Avoid generalized statements/lessons/definitions. “Webster’s dictionary defines ____ as…” is a common beginning for application essays. It’s been done before, it’s not particularly interesting, and it’s not as helpful as you might think. “Some/many people experience (general experience),” etc. is not only a weak, inaccurate, and offensive way to start an essay, it begins your story with the focus on abstract general society, when the focus should be on you.

Your identity makes a story interesting. Let’s assume you want to write about being an athlete. Do you live in a small town where the entire community knows your name and comes out to see you play? Did you have to convince your parents that the sport you play matters? Does your team always make it to state championship so there’s a lot of pressure on you to perform well, or do you never make it to playoffs, so your team is an underdog in your region? What about your racial identity, gender, sexual orientation, faith, economic status? Does that impact what it’s like to be an athlete at your school? There is no one-sentence answer to any of these questions; you have to tell a story that answers these questions.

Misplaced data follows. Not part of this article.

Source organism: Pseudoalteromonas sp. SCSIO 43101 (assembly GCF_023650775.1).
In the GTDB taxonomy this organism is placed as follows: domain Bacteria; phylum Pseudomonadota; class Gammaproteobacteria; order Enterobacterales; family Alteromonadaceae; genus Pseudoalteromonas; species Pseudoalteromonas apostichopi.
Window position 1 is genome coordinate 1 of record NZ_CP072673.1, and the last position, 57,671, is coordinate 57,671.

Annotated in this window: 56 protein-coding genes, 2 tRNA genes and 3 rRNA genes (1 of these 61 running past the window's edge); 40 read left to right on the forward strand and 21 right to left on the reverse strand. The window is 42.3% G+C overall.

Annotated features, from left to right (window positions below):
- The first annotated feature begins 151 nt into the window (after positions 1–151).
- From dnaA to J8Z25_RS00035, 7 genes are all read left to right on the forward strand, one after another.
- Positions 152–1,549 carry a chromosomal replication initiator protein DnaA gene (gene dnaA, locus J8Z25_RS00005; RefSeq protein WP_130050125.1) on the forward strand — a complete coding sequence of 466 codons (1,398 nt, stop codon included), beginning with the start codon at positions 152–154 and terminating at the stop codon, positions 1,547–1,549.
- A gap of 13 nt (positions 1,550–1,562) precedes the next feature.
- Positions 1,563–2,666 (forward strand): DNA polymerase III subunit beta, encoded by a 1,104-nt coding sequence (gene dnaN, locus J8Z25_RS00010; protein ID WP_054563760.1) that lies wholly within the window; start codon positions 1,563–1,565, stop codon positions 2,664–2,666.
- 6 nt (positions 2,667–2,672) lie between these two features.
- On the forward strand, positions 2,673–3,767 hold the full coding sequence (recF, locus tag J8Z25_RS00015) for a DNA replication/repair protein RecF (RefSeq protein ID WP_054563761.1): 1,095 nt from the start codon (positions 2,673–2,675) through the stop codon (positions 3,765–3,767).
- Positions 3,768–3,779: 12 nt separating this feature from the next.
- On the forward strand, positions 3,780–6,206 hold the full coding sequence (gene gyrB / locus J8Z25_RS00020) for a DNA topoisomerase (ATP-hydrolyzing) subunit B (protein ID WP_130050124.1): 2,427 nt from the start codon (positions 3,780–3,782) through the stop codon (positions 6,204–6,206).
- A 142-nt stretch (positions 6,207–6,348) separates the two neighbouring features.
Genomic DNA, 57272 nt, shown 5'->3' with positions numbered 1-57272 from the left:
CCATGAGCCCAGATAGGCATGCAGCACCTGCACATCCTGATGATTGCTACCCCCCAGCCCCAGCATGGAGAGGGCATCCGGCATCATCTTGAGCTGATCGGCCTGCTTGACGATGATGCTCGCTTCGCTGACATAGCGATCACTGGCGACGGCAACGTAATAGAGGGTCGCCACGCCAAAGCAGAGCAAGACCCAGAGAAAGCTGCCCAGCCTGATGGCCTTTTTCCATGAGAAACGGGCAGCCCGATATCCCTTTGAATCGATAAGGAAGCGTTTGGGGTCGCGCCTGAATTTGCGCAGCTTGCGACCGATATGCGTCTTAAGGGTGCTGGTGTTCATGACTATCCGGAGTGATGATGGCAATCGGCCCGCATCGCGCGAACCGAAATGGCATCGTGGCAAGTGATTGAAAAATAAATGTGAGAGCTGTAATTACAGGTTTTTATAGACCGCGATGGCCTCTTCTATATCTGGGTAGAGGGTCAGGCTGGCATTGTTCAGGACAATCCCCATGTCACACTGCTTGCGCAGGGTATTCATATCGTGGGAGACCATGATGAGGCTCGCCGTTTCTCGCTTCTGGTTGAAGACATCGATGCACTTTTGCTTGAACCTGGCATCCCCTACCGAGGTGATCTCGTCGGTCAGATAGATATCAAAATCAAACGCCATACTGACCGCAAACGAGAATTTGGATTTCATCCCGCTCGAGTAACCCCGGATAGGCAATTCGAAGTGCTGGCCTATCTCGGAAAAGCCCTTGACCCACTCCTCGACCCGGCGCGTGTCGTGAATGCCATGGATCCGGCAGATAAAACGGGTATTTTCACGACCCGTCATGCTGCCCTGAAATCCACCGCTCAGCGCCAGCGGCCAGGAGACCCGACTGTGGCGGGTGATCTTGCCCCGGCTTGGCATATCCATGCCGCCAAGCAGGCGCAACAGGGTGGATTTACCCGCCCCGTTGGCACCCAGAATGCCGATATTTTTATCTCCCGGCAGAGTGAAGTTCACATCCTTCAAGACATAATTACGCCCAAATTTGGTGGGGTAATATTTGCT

Proofread, and get someone else to read your writing. The College definitely values story over grammar, but a poorly written essay suggests that you didn’t put a lot of time into writing. Write your draft early, and get it into the hands of someone who can give you honest feedback. Do they understand what the story is? Do you come across as an honest writer? Do they see spelling errors?

Best of luck to you in your essay writing, and in your college search!

Marcus Johnson, Assistant Director of Admission